Coaches help coaches in Penn State's new athletic environment

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UNIVERSITY PARK, Pa. -- The universe of the college coach is a strange one. Claustrophobic yet ridiculously lucrative, obsessive-compulsive disorder-inducing yet presumably rewarding, a coach's existence is constricted, intense and constantly watched, and free time has to be etched onto a schedule that is more often than not too full for such an accommodation.

So, when you think of coaches, you don't really think of their friends. And coaches don't have friends in the traditional sense. Too much time is spent in the office. Penn State football coach Bill O'Brien reminds people that he has a significant amount of work to do practically every time he speaks publicly. Basketball coach Patrick Chambers is the same way.

"He's busy; I'm busy," Chambers said.

But on days like Friday at the Coaches vs. Cancer charity golf tournament or a few weeks ago during the Penn State Coaches Caravan, O'Brien and Chambers said they cherished the time they had together to just talk. That's right. When Chambers and O'Brien have the time, they are brothers.

Their bromance follows a theme many Penn State coaches have espoused since O'Brien's hiring: Between all the practices and film sessions, the Penn State coaches have at least attempted to cultivate closer relationships. They go to each other's games more often. They trade tips and strategies. They stop by each other's offices if they have downtime.

Chambers and O'Brien are example A. They played "best ball" in a foursome Friday, looking rather out of the ordinary because they actually looked like normal people. O'Brien wore a baseball cap, navy polo shirt and black shorts. Chambers also wore a navy shirt, and he had a pair of seer-sucker shorts that managed to further illuminate his ultra-pale legs (because of all that lack of free time stuff, coaches apparently spend little time in the sun).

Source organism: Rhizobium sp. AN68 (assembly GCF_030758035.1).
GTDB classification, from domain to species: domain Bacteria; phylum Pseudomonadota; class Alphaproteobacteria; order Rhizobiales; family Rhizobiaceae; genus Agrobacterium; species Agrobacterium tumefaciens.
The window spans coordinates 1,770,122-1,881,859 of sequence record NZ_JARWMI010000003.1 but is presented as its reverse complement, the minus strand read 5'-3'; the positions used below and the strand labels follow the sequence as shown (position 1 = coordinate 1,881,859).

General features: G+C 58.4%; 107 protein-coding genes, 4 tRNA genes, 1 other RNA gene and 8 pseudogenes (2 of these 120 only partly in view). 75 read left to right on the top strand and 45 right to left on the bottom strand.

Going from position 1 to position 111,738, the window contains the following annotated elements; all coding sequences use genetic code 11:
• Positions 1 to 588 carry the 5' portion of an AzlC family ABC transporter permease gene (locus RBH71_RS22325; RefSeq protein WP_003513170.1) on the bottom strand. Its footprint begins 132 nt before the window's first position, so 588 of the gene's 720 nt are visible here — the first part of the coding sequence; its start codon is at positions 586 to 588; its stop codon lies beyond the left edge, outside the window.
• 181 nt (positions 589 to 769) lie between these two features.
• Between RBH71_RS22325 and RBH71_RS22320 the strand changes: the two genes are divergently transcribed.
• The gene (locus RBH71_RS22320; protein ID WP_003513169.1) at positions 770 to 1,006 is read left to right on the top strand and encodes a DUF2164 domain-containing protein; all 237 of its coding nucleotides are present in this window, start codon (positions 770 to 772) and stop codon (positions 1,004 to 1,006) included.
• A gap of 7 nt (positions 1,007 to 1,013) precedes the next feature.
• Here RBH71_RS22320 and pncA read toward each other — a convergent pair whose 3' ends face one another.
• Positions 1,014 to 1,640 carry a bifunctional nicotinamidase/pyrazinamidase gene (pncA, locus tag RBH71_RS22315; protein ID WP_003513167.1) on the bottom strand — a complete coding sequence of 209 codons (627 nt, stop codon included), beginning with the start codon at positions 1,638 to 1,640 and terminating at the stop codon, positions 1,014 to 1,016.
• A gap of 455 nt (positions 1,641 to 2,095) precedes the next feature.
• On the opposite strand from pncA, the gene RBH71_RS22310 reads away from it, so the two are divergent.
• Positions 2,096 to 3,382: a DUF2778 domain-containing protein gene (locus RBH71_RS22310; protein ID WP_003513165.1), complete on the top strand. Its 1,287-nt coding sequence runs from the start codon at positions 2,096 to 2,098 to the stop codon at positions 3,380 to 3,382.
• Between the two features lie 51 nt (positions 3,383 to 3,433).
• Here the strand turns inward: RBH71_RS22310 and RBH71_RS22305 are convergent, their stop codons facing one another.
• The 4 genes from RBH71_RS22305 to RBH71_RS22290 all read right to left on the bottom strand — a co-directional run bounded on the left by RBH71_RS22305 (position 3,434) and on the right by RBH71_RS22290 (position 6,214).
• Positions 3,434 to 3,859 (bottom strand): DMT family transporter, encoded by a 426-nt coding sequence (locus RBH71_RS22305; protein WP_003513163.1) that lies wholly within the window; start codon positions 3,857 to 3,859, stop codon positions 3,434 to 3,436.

When they talk commonalities, they almost always start by saying they're both Irish Catholics, but they have plenty of other matching characteristics.

"We're similar in age, we both grew up in the Northeast, our coaching philosophies, we both outkicked the coverage with our wives," O'Brien said. "So, it's been a good friendship."

During this past year, O'Brien let the men's basketball team (and other sports teams) use the Lasch Building for training sessions. That facility previously had been for the football team only.

Late in the basketball season, Chambers asked O'Brien to stop by a practice to chat with his players. His speech was to serve as motivation. Coincidence, probably, but a couple of days later Penn State upset highly ranked Michigan at the Bryce Jordan Center.

"I'm a believer in Pat and what he stands for," O'Brien said, "and I believe he's going to get it done."

O'Brien said he went to a few basketball games this past season. Other coaches, such as wrestling coach Cael Sanderson, women's basketball coach Coquese Washington and field hockey coach Char Morett have said they would often see O'Brien in the crowd when their teams competed.

"We weren't saying, 'come to our games,' " Morett said. "He was saying, 'When's your game? I want to be there.' That sort of ignited the spark that got everybody going."

Washington said O'Brien gave her a book about Patriots coach Bill Belichick for help with motivation last year. Later, O'Brien asked her for advice about game-day coaching and demeanor. She said it's not uncommon for her, O'Brien, Sanderson and Chambers to trade coaching tips.

A closer athletic department, by definition, is a happier athletic department. And though the Chambers-O'Brien golf outing Friday was clearly a manufactured set piece for purposes of charity and public relations, they were also ready to have a good time.

Paired with a duo who paid $5,100 to play with them, O'Brien hoped the two men would be ready for 18 holes worth of his and Chambers' brand of humor.

"Not many people get it," O'Brien said.

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Mark Dent:, 412-439-3791 and Twitter @mdent05.


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